Bill would prevent DOD from pulling clearances
Davis measure would briefly relieve clearance crisis
- By David Hubler
- May 15, 2006
An amendment aimed at temporarily alleviating the crisis caused by the stoppage in security clearance processing passed the House last week as part of the $513 billion National Defense Authorization Act for fiscal 2007.
The bill now goes to the Senate, but congressional observers do not expect any action there until well after the Memorial Day holiday. The Senate Armed Services Committee approved a $517.7 billion version of the bill May 4, but it has no provision for addressing the clearance crisis.
The Defense Department announced earlier this month that it was shutting down Defense Security Services’ (DSS) processing of security clearance applications because of a lack of funds. The sudden stop came as a surprise to lawmakers and other observers.
The unanimously approved amendment to H.R. 5122 — added to the legislation by Rep. Tom Davis (R-Va.), chairman of the House Government Reform Committee; Rep. Rob Simmons (R-Conn.); and Rep. Jo Ann Davis (R-Va.) — only prevents DOD from revoking expiring clearances due to its failure to plan adequately for the work volume.
“The prohibition would last until DOD is able to get a handle on the current crisis and resume processing requests for clearances in a timely and efficient manner,” Davis’ spokesman, Robert White, explained in a statement. “This of course doesn’t fix the problem completely, but it’s what we can get done in short order.”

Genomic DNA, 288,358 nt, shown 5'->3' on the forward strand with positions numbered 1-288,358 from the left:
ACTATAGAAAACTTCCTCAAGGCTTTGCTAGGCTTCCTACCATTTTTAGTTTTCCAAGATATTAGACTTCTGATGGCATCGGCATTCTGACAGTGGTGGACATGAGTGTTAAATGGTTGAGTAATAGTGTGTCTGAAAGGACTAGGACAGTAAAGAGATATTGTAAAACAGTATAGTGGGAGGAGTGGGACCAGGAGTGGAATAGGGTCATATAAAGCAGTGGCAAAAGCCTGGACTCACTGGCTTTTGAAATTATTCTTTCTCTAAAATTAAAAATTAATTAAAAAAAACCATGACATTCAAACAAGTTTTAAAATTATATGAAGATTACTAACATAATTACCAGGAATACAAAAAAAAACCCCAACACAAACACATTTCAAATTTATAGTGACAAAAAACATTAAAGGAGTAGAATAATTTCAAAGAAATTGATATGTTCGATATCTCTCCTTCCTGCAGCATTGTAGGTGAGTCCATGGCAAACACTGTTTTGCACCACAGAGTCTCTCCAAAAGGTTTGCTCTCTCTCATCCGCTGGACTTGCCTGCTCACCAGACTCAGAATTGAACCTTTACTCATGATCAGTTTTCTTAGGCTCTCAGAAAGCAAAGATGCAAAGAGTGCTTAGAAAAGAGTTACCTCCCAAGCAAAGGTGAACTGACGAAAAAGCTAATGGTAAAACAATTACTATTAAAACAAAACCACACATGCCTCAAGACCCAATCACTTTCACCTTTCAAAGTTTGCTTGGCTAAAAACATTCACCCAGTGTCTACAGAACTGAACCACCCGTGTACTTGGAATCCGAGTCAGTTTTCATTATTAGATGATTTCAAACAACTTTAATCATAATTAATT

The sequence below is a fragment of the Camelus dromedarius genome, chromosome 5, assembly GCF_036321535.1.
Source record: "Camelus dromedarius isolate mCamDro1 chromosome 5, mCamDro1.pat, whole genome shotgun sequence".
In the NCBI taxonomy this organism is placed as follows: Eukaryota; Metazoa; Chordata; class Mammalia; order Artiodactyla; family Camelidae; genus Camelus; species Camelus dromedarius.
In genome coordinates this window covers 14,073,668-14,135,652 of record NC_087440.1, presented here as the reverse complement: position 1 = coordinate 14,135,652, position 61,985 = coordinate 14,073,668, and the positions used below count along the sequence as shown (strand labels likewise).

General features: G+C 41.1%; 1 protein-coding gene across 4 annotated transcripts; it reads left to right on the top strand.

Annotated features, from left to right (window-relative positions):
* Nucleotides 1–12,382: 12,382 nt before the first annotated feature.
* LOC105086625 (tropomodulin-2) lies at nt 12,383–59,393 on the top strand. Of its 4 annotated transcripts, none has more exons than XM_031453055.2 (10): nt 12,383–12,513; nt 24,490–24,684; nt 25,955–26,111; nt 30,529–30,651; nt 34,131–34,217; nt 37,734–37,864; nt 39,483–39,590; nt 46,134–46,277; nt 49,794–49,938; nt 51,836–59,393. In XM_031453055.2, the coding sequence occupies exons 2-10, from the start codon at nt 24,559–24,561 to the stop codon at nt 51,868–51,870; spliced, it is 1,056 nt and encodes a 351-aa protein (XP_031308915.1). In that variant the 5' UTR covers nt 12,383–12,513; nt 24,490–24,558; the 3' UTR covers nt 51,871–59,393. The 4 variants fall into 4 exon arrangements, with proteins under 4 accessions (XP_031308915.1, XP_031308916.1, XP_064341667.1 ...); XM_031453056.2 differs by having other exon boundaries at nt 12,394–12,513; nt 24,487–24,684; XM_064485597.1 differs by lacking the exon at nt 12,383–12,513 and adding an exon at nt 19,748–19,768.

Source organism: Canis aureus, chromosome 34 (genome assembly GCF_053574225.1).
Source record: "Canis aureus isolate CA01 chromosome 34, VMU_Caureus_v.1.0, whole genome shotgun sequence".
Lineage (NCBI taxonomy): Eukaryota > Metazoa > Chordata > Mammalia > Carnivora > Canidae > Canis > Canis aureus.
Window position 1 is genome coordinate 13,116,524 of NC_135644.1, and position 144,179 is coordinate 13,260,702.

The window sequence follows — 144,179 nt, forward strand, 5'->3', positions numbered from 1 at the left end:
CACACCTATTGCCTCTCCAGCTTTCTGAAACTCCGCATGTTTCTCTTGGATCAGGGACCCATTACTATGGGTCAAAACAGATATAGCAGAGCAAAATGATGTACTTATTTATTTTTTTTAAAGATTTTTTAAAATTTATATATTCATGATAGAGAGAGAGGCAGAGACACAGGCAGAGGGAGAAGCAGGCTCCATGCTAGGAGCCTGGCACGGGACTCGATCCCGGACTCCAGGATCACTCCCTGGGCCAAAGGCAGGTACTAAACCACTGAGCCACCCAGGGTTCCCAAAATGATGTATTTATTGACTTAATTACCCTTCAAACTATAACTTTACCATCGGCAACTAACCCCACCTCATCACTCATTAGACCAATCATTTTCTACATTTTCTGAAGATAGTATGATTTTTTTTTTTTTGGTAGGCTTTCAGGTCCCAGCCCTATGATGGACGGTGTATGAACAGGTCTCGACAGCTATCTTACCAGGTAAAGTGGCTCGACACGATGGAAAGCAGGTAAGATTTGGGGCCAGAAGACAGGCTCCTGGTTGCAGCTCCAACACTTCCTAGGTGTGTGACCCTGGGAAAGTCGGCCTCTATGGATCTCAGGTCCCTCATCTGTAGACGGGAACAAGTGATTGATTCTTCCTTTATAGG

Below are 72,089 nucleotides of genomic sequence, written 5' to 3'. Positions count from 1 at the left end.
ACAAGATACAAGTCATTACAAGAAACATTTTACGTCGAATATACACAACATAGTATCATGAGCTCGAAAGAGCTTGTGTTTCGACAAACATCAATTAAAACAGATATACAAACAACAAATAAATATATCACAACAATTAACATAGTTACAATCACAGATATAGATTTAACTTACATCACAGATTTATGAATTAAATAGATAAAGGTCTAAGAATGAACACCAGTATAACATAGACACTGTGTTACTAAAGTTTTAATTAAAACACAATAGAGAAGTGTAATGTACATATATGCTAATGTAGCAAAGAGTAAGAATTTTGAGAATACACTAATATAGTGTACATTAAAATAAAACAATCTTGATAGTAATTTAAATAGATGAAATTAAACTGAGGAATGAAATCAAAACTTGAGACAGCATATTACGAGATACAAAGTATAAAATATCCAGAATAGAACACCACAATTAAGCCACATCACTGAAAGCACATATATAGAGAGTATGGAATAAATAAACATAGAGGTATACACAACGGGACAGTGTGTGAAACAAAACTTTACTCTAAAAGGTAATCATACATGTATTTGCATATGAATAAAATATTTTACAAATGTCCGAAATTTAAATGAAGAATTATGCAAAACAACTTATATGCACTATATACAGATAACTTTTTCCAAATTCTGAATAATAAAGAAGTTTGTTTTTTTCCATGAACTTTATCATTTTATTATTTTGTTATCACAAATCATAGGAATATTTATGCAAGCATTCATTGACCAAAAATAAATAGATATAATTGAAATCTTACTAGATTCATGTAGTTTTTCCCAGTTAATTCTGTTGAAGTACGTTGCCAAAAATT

Trey Hodgkins, director of defense programs at the Information Technology Association of America, said the amendment helps one part of the problem, but not until Oct. 1 — the first day of fiscal 2007 — when the law would take effect.
Funding procedures in the House eliminated any possibility of adding supplemental spending to the amendment.
Hodgkins said contractors with periodic reviews scheduled within the next five months do not benefit from the amendment. The stoppage is costing the defense industry millions of dollars and “literally tens of thousands of dollars per employee,” he added.
Hodgkins said ITAA’s short-term goal is to work with DOD and the Bush administration to find the estimated $180 million needed to restart security clearance processing as soon as possible.
But, he said, “we do not see them finding the money at the Pentagon, which means that Congress will in some way or other [have to] provide supplemental funding.”
What no one wants to see, he added, is the system starting up again without full funding for the year. That would “create a tsunami effect,” Hodgkins said, in which contractors might flood DSS with even more applications out of fear of another shutdown.
John Douglass, president and chief executive officer of the Aerospace Industries Association, said he recently met with Deputy Defense Secretary Gordon England, who assured him that DOD “would find some money to turn the spigot back on this year.”
“Secretary England knows that we have hundreds and hundreds, if not thousands, of contracts with the Defense Depart
ment across the industry that require new security clearances,” Douglass said.
He called the House language helpful and said, “We’re confident it’s going to get fixed this year.”